P63 reactivity was also evident in basal-parabasal layers of DC and RC. However, upper layers had weaker expression in these odontogenic cysts. Positivity of the upper layers in RC and DC has been reported to be 3–6% in other studies .
P63 expression in ameloblastoma was more intense in peripheral cells than in stellate reticulum. This finding is in accordance with Kumamoto et al. study  and may indicate the higher proliferative activity of peripheral cells in tumor islands of ameloblastoma.
Expression of P63 has been also investigated in other odontogenic lesions. Acanthomatous and granular cell types of ameloblastoma have lower P63 expression than common ameloblastoma . In addition, adenomatoid odontogenic tumor has nuclear positivity for P63 indicating the basal characterization of tumor cells [8, 9]. Friedrich and Zustin described a case of Pindborg tumor with P63 expression in the vast majority of tumor cells . In addition, Koutlas et al. reported three cases of Sclerosing odontogenic carcinoma with positive nuclear staining against P63 antibody . Moreover, central granular cell odontogenic tumor demonstrates P63 expression in odontogenic epithelial islands. However, granular cells are negative . This finding may indicate that this protein is not expressed in the mature differentiated cells. Gurgel et al. suggest that P63 expression reflects the immaturity of epithelial cells in keratinocytes of OKCs. They also stated that this protein participates in differentiation of epithelial cells . In addition, we did not observe any positive reactivity in the mature keratinocytes of oral epithelium similar to previous studies [5, 13]. Therefore, it seems that P63 expression is limited to immature basal-parabasal layers of epithelium.
Previous investigations show that all neoplastic and nonneoplastic odontogenic tissues express P63 protein . Seyedmajidi et al. reported a higher expression of P63 in OKC than in DC and RC . However, there was no significant difference between various odontogenic lesions in this study, which may be related to the different number of examined lesions in these two studies. Bello et al. also had an investigation of ameloblastoma and ameloblastic carcinoma. They showed that p63 expression is not significantly different between ameloblastoma and its malignant counterpart .
The expression of P63 in odontogenic cysts and tumors suggests that this protein is involved in differentiation and proliferation of odontogenic epithelial cells. It may also have a crucial role in tooth development. Moreover, P63 as a progenitor or basal cell marker is not expressed in mature cells. Also, it seems that this protein is not a useful marker in differentiation between odontogenic lesions with aggressive and nonaggressive behavior.
Conflict of Interests
The authors declare that there is no conflict of interests.
- A. Brkić, S. Mutlu, H. Koçak-Berberoǧlu, and V. Olgaç, “Pathological changes and immunoexpression of p63 gene in dental follicles of asymptomatic impacted lower third molars: an immunohistochemical study,” Journal of Craniofacial Surgery, vol. 21, no. 3, pp. 854–857, 2010.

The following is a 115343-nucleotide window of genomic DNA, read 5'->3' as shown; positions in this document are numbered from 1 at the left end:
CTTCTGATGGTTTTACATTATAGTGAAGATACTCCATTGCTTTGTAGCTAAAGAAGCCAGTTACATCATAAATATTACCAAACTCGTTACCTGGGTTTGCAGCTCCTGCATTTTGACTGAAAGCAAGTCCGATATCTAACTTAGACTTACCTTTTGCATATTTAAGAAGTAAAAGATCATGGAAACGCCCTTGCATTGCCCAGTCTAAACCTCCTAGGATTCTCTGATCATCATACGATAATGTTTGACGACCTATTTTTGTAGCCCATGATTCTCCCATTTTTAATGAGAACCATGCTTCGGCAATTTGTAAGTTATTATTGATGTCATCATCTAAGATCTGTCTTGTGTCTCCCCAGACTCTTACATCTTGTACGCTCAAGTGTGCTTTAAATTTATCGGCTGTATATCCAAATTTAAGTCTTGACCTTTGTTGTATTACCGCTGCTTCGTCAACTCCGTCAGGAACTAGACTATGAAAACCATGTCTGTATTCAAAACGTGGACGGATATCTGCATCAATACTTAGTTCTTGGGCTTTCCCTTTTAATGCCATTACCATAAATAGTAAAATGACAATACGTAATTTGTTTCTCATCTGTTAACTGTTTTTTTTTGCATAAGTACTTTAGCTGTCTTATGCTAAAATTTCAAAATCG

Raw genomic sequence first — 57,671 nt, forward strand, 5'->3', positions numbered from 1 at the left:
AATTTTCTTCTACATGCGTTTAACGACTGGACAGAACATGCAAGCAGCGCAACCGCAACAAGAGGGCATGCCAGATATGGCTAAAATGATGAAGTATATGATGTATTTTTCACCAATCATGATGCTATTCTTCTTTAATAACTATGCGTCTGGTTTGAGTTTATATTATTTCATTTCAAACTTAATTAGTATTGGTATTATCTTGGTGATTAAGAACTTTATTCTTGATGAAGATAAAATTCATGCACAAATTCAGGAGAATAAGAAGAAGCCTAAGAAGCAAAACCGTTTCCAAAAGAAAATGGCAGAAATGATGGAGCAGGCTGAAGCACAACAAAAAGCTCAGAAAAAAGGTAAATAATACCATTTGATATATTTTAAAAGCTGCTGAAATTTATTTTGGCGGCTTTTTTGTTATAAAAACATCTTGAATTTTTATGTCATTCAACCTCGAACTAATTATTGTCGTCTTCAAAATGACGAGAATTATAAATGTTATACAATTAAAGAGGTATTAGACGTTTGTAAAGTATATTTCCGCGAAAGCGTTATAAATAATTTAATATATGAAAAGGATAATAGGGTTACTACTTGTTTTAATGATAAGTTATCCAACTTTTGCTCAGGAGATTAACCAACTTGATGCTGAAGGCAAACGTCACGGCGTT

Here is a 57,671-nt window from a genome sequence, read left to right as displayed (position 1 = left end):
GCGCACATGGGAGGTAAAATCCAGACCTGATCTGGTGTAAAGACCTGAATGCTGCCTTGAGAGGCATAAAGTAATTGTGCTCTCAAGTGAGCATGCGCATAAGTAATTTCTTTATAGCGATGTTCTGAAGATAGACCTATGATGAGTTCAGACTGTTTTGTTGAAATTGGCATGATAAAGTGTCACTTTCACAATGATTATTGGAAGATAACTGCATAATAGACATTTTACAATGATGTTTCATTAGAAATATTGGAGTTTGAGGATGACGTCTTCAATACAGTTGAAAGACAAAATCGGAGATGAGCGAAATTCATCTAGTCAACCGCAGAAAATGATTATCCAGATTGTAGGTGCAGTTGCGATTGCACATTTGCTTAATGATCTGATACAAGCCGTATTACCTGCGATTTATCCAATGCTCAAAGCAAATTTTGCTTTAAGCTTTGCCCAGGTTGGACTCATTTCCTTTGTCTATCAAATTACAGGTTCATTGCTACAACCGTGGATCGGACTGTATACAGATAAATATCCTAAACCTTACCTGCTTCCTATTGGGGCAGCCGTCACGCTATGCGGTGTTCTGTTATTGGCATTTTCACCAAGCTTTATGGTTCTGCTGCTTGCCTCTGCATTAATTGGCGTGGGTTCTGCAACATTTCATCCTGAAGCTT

- M. P. Foschini, R. Cocchi, G. Marucci et al., “High ΔN p63 isoform expression favours recurrences in odontogenic keratocyst-odontogenic keratocystic tumour,” International Journal of Oral and Maxillofacial Surgery, vol. 35, no. 7, pp. 673–675, 2006.
- H. Kumamoto, K. Ohki, and K. Ooya, “Expression of p63 and p73 in ameloblastomas,” Journal of Oral Pathology and Medicine, vol. 34, no. 4, pp. 220–226, 2005.
- C. A. S. Gurgel, E. A. G. Ramos, R. A. Azevedo, V. A. Sarmento, A. M. Da Silva Carvalho, and J. N. Dos Santos, “Expression of Ki-67, p53 and p63 proteins in keratocyst odontogenic tumours: an immunohistochemical study,” Journal of Molecular Histology, vol. 39, no. 3, pp. 311–316, 2008.
- L. Lo Muzio, A. Santarelli, R. Caltabiano et al., “p63 expression in odontogenic cysts,” International Journal of Oral and Maxillofacial Surgery, vol. 34, no. 6, pp. 668–673, 2005.
- B. Sengüven and T. Oygür, “Investigation of interleukin-1 alpha and interleukin-6 expression and interleukin-1 alpha gene polymorphism in keratocystic odontogenic tumors and ameloblastomas,” Medicina Oral, Patologia Oral y Cirugia Bucal, vol. 16, no. 4, pp. e467–e472, 2011.
- Q. Dong, S. Pan, L. S. Sun, and T. J. Li, “Orthokeratinized odontogenic cyst A clinicopathologic study of 61 cases,” Archives of Pathology and Laboratory Medicine, vol. 134, no. 2, pp. 271–275, 2010.
- F. J. Vera Sempere, M. J. Artes Martínez, B. Vera Sirera, and J. Bonet Marco, “Follicular adenomatoid odontogenic tumor: immunohistochemical study,” Medicina Oral, Patología Oral y Cirugía Bucal, vol. 11, no. 4, pp. E305–E308, 2006.
- R. E. Friedrich, H. A. Scheuer, and J. Zustin, “Adenomatoid odontogenic tumor (AOT) of maxillary sinus: case report with respect to immunohistochemical findings,” In Vivo, vol. 23, no. 1, pp. 111–116, 2009.
- R. E. Friedrich and J. Zustin, “Calcifying epithelial odontogenic tumour of the maxilla: a case report with respect to immunohistochemical findings,” In Vivo, vol. 25, no. 2, pp. 259–264, 2011.
- I. G. Koutlas, C. M. Allen, G. R. Warnock, and J. C. Manivel, “Sclerosing odontogenic carcinoma: a previously unreported variant of a locally aggressive odontogenic neoplasm without apparent metastatic potential,” American Journal of Surgical Pathology, vol. 32, no. 11, pp. 1613–1619, 2008.
- A. T. M. Mesquita, C. R. R. Santos, R. S. Gomez, J. Jorge, J. E. León, and O. P. de Almeida, “Central granular cell odontogenic tumor: a histopathologic and immunohistochemical study,” Annals of Diagnostic Pathology, vol. 13, no. 6, pp. 405–412, 2009.
- D. Gratzinger, M. E. Salama, C. F. Poh, and R. V. Rouse, “Ameloblastoma, calcifying epithelial odontogenic tumor, and glandular odontogenic cyst show a distinctive immunophenotype with some myoepithelial antigen expression,” Journal of Oral Pathology and Medicine, vol. 37, no. 3, pp. 177–184, 2008.
- M. Seyedmajidi, S. Shafaee, E. Shafigh, A. Bijani, and H. Hamidi, “p63 expression in randomized odontogenic cysts,” Saudi Medical Journal, vol. 32, no. 5, pp. 463–466, 2011.
- I. O. Bello, K. Alanen, P. J. Slootweg, and T. Salo, “Alpha-smooth muscle actin within epithelial islands is predictive of ameloblastic carcinoma,” Oral Oncology, vol. 45, no. 9, pp. 760–765, 2009.